Last week, I fell down a Facebook rabbit-hole. Nothing terribly unusual; I’m sure you know how it works… Read a post, follow a link, click a shared picture, see a link for a group, click on that…


Soon enough, you realise you’re browsing the public parts of a group you’d never, ever join. Your disbelief grows… this group has hundreds of members! It’s sickening because it’s a hate-group. Then you see an image. Keeping in mind that Facebook is open to kids as young as 13 (no doubt some even younger who fudge their dates of birth- with or without parental permission) you decide to report it. Why? It’s an image of a man with a knife, posing above 5 severed human heads.

I wish I was joking.


Several hours later, you received a response:


See their little disclaimer? The bit where they say they’ve restricted such content? There’s a term for that line there: Bullshit. I logged out of Facebook and googled the group. Without even being logged in to Facebook, I can view the image I reported. There’s no context to the picture; no explanation. I don’t know who the man with the knife is; I don’t know if he was responsible for the severed heads in front of him. What I do know is that the image has the potential to be hugely distressing for anyone that stumbles across it and despite it clearly violating Facebook’s guidelines, their “community standards”, they won’t remove it.

This is the same Facebook that repeatedly removed images of breastfeeding- women had to fight for them to change their guidelines to be able to share such pictures and yet it still happens. Facebook has also removed pictures of birth, pictures of breast cancer survivor’s chests, pictures of gay couples kissing and even once banned a picture of an elbow.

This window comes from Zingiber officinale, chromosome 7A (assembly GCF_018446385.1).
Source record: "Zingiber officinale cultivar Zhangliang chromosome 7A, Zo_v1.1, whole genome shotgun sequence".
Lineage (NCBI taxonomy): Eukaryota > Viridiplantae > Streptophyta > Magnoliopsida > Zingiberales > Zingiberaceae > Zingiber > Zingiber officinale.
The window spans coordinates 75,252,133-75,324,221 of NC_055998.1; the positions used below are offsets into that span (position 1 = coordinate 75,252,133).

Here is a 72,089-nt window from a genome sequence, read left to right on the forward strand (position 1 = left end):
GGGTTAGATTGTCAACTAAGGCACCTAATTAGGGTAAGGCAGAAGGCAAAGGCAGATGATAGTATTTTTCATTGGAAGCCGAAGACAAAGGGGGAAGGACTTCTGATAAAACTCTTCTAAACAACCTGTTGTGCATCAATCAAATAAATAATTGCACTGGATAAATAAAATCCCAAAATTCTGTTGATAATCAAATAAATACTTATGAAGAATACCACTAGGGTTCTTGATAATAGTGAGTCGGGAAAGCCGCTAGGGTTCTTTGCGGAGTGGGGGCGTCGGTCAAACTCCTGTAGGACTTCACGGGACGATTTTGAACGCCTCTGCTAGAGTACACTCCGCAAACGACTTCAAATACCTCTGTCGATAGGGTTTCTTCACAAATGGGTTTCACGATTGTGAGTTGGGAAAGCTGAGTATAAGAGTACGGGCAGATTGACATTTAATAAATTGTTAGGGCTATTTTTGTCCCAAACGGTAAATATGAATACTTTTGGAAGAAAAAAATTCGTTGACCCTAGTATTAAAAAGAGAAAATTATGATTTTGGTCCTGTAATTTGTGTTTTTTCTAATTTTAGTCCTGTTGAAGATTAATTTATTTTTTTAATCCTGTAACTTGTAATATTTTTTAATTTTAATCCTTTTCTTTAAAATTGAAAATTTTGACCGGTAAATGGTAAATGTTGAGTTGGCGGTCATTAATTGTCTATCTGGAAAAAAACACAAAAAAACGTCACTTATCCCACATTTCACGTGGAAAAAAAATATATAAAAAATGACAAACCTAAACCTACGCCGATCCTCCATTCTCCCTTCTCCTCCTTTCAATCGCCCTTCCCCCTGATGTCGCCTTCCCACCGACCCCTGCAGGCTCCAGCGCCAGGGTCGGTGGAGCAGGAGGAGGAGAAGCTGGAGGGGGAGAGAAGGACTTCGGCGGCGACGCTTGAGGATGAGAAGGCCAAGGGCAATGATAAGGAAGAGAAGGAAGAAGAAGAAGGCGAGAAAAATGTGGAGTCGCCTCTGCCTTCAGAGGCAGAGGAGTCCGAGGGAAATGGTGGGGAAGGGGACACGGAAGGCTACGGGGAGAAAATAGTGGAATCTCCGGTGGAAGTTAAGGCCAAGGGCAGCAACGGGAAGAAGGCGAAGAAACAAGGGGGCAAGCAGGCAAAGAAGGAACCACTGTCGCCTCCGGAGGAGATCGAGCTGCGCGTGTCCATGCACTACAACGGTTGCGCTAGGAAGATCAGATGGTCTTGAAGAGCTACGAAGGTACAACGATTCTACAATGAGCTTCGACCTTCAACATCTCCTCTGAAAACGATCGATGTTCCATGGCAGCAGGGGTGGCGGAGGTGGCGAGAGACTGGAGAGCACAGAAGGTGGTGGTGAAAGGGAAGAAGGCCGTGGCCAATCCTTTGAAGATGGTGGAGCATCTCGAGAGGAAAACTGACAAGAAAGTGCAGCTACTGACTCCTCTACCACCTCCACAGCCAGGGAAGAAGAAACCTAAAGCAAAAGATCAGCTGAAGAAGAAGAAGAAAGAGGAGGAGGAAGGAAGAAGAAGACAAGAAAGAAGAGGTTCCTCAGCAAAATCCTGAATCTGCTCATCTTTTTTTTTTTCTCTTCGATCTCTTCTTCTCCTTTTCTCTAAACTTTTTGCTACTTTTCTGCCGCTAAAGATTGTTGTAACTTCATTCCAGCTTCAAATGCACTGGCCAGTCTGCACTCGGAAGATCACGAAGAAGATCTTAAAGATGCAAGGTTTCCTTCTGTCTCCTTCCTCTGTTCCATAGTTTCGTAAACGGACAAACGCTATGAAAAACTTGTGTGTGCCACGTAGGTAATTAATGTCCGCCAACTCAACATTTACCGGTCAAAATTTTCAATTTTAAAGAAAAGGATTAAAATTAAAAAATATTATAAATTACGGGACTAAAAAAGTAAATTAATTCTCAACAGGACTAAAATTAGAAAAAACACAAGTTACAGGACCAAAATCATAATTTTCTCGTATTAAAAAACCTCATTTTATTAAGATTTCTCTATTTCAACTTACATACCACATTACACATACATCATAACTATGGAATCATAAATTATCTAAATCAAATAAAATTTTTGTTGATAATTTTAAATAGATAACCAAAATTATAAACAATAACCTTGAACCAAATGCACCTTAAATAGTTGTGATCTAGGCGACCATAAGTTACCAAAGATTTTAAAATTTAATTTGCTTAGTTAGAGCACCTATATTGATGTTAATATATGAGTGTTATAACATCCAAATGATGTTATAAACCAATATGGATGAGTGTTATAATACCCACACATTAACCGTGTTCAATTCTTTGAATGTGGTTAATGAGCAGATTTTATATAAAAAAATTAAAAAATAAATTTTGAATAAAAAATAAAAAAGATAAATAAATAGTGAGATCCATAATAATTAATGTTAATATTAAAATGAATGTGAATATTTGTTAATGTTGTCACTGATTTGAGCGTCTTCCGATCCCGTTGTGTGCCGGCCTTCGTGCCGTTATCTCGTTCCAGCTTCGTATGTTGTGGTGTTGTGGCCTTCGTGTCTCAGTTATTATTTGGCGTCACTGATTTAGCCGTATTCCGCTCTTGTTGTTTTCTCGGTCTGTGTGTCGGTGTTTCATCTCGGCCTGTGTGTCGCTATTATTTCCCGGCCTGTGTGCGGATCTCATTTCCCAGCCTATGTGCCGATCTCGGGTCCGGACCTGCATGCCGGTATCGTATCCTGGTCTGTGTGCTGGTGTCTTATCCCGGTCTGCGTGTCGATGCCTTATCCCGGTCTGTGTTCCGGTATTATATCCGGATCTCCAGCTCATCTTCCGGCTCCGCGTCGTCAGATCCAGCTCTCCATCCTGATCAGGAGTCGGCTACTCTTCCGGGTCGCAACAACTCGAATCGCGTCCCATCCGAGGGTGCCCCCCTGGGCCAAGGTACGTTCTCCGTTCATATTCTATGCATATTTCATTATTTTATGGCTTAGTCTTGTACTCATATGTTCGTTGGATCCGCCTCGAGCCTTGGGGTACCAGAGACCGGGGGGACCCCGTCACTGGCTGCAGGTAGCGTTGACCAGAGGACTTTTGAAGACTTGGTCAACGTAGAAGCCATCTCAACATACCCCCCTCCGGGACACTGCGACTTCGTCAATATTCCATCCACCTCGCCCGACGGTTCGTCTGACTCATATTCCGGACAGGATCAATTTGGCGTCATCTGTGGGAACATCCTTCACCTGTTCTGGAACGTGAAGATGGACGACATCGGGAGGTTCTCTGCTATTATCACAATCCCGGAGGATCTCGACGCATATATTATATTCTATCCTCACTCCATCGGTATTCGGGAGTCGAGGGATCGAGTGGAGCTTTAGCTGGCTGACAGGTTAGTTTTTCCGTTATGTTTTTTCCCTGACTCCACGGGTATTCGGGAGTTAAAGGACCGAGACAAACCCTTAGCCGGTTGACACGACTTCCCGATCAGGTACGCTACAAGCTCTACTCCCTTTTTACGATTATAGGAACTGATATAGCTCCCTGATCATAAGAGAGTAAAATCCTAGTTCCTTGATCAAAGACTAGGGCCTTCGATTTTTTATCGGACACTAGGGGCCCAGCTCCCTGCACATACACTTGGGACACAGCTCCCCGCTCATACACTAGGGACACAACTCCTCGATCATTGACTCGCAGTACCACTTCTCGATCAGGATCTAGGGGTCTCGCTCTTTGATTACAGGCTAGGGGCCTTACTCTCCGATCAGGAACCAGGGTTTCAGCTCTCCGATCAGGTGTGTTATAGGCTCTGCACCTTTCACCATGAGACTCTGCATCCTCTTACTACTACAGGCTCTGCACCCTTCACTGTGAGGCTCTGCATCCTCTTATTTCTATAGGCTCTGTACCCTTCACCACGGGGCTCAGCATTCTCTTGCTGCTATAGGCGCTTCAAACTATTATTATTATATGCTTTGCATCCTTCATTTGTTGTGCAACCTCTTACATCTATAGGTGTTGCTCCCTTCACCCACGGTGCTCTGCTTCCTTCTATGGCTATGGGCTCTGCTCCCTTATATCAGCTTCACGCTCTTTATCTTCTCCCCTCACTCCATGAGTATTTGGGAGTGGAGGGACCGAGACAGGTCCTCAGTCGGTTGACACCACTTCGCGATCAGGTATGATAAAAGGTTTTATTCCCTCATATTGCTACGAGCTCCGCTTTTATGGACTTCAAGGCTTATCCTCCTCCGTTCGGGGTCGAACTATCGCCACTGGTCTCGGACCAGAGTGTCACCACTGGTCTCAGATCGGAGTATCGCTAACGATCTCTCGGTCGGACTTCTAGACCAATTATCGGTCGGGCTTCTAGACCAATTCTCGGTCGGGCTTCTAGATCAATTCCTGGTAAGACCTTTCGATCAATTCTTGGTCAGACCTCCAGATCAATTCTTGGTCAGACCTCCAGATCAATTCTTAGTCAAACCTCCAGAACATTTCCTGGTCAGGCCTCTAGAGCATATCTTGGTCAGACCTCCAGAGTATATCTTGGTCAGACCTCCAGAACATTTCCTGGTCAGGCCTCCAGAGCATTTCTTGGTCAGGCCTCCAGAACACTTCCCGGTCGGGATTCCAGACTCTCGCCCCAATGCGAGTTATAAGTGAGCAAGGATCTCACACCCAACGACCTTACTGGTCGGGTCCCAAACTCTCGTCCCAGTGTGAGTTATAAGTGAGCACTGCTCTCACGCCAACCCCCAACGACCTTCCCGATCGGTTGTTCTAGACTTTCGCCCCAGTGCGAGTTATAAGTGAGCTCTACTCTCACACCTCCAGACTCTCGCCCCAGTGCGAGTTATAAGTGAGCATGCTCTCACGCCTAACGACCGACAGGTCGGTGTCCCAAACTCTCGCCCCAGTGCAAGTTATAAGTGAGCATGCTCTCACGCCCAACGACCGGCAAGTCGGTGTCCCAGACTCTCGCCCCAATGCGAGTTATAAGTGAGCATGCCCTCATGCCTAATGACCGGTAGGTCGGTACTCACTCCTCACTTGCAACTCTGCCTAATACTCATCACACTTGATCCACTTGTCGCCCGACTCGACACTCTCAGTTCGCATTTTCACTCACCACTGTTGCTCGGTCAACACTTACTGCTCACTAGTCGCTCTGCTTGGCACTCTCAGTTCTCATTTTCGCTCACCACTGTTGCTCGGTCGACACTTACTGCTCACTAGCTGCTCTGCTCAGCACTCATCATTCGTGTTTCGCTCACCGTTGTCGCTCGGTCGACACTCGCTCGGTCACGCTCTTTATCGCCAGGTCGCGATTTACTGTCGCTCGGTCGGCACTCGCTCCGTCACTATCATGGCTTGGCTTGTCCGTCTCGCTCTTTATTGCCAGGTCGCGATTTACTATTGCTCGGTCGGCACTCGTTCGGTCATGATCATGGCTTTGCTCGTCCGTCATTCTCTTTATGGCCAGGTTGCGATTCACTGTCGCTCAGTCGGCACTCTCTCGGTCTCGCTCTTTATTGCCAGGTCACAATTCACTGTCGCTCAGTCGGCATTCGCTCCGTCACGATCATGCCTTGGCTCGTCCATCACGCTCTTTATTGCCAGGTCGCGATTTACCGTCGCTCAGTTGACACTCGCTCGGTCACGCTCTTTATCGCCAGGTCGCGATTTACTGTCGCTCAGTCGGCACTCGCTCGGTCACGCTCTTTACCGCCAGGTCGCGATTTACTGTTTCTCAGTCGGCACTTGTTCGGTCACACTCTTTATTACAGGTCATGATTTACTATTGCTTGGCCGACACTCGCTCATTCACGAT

Yes. An elbow.

In the same week that Facebook told me that hate groups and severed head pictures are ok (along with several friends who also reported it), Facebook removed a link shared by another blogger, Tune into Radio Carly.


The website she had shared was, which has just been launched by actor and feminist Caitlin Stasey. Yes, there’s nudity. There is also diversity, beauty and a focus on the subject’s thoughts and not just her body; it features a few images coupled with a really in-depth interview from a strong, female-oriented perspective. As Carly says, it’s not everyone’s cup of tea- but to each their own, right?

I get that Facebook has certain rules around nudity. I even looked them up while writing this. Did Carly’s share violate the rules? Well, the preview image showed a naked female form, in the distance. So I guess, technically, it did. But I have to say- I agree with Carly. I know, from personal experience, that there are FAR more outrageous things on Facebook. From the offensive to the brutal, the insulting to the discriminatory- I can think of much worse that a bit of bare body- something we all have, anyway.

I have a daughter who is itching to be 13, old enough for her own profile. Her seeing a bit of skin is pretty low on my list of worries when it comes to social networking- especially while my “community standards” are so different from Facebook’s!

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